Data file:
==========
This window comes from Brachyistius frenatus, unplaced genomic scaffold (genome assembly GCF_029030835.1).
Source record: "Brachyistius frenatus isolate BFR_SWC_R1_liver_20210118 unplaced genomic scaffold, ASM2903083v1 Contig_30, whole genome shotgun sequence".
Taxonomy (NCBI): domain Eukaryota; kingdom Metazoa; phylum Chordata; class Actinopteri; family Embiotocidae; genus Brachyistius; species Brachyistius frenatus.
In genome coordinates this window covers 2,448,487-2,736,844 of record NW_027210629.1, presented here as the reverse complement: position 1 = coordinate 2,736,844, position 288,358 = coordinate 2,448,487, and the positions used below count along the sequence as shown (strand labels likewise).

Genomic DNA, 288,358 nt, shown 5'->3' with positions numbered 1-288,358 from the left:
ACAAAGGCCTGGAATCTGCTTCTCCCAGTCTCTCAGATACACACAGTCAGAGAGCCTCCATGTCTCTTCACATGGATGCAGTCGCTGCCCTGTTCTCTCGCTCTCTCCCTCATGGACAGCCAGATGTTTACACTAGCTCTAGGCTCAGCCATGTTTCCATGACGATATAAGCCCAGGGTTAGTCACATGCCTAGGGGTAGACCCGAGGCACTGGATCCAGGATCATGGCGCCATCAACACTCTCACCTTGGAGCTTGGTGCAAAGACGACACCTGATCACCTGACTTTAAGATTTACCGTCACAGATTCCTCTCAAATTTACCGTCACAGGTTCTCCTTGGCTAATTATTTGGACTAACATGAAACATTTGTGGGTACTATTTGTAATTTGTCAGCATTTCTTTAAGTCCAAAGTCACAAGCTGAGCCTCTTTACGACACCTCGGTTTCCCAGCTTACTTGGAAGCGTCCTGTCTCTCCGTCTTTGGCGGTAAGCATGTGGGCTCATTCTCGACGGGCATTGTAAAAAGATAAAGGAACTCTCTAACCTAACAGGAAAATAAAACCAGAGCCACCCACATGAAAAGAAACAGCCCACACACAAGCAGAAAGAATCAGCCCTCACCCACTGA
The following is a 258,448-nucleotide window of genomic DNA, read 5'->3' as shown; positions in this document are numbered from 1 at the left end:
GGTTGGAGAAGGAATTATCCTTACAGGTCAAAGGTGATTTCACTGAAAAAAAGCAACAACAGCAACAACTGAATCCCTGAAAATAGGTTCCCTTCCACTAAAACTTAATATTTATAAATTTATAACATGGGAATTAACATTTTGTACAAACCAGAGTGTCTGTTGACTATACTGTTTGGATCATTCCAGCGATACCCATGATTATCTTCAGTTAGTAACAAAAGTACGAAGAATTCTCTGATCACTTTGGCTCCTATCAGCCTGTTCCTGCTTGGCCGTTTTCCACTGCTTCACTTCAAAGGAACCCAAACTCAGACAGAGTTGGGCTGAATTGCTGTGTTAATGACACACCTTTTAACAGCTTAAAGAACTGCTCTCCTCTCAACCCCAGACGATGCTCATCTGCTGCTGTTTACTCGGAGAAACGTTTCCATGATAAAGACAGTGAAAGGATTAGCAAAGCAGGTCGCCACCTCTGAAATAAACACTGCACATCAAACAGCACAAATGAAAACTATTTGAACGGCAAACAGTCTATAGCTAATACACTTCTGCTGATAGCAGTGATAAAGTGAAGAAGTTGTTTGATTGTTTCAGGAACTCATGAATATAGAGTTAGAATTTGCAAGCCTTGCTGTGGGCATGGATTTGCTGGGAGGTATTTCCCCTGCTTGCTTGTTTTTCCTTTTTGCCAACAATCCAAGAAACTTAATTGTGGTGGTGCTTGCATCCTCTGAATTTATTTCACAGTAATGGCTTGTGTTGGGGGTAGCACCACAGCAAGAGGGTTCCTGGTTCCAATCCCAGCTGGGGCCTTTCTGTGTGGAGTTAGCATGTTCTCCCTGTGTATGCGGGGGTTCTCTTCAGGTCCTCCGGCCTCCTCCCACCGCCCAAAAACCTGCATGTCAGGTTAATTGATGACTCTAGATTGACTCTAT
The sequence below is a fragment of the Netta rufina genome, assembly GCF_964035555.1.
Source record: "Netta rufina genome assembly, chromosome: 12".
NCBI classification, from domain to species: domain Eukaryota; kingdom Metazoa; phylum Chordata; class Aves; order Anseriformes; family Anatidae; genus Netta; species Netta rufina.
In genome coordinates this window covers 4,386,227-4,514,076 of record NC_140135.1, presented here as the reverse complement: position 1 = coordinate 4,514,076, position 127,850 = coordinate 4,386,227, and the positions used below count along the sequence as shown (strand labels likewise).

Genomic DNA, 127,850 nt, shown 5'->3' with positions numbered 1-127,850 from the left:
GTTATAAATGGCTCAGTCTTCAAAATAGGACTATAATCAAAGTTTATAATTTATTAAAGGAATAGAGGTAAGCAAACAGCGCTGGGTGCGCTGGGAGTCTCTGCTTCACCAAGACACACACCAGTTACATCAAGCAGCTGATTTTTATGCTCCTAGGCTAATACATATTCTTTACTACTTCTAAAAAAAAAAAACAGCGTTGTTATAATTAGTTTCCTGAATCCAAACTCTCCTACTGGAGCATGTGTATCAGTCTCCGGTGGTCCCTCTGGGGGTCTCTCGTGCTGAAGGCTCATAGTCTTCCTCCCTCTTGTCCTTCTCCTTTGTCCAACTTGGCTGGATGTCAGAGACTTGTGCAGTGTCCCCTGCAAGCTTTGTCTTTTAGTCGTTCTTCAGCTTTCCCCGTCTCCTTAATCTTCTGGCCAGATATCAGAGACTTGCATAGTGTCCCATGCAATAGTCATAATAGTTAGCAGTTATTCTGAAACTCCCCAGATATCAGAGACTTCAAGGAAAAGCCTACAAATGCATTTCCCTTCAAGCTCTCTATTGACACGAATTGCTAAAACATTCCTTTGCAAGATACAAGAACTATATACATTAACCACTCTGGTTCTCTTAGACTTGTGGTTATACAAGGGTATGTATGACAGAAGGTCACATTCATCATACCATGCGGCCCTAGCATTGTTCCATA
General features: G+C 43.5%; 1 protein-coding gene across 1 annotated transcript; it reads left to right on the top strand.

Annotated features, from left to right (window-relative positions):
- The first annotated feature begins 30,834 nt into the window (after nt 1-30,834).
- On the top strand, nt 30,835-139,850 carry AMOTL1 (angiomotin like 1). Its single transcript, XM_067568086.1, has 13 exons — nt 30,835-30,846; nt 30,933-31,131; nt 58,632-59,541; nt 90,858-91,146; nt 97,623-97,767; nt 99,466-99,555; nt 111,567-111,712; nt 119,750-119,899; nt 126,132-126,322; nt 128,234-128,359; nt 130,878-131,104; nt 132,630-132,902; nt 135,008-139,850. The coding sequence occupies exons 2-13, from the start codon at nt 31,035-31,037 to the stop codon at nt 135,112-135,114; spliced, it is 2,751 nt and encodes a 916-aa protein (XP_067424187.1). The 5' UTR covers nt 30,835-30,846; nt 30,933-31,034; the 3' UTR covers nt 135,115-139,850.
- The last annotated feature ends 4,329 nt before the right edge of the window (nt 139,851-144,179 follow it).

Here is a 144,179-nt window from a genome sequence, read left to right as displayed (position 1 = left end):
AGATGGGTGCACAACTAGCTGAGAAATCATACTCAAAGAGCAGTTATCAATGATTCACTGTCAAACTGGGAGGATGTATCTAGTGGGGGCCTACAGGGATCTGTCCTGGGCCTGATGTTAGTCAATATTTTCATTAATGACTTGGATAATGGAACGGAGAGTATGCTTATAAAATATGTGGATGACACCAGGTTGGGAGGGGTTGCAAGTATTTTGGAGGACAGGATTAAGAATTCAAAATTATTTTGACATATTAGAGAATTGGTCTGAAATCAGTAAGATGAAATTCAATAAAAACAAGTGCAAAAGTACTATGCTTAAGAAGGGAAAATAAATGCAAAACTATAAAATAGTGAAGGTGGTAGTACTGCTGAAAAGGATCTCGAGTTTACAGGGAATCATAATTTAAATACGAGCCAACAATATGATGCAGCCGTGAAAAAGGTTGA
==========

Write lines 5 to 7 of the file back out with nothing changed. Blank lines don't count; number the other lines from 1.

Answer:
Genomic DNA, 288,358 nt, shown 5'->3' with positions numbered 1-288,358 from the left:
ACAAAGGCCTGGAATCTGCTTCTCCCAGTCTCTCAGATACACACAGTCAGAGAGCCTCCATGTCTCTTCACATGGATGCAGTCGCTGCCCTGTTCTCTCGCTCTCTCCCTCATGGACAGCCAGATGTTTACACTAGCTCTAGGCTCAGCCATGTTTCCATGACGATATAAGCCCAGGGTTAGTCACATGCCTAGGGGTAGACCCGAGGCACTGGATCCAGGATCATGGCGCCATCAACACTCTCACCTTGGAGCTTGGTGCAAAGACGACACCTGATCACCTGACTTTAAGATTTACCGTCACAGATTCCTCTCAAATTTACCGTCACAGGTTCTCCTTGGCTAATTATTTGGACTAACATGAAACATTTGTGGGTACTATTTGTAATTTGTCAGCATTTCTTTAAGTCCAAAGTCACAAGCTGAGCCTCTTTACGACACCTCGGTTTCCCAGCTTACTTGGAAGCGTCCTGTCTCTCCGTCTTTGGCGGTAAGCATGTGGGCTCATTCTCGACGGGCATTGTAAAAAGATAAAGGAACTCTCTAACCTAACAGGAAAATAAAACCAGAGCCACCCACATGAAAAGAAACAGCCCACACACAAGCAGAAAGAATCAGCCCTCACCCACTGA
The following is a 258,448-nucleotide window of genomic DNA, read 5'->3' as shown; positions in this document are numbered from 1 at the left end: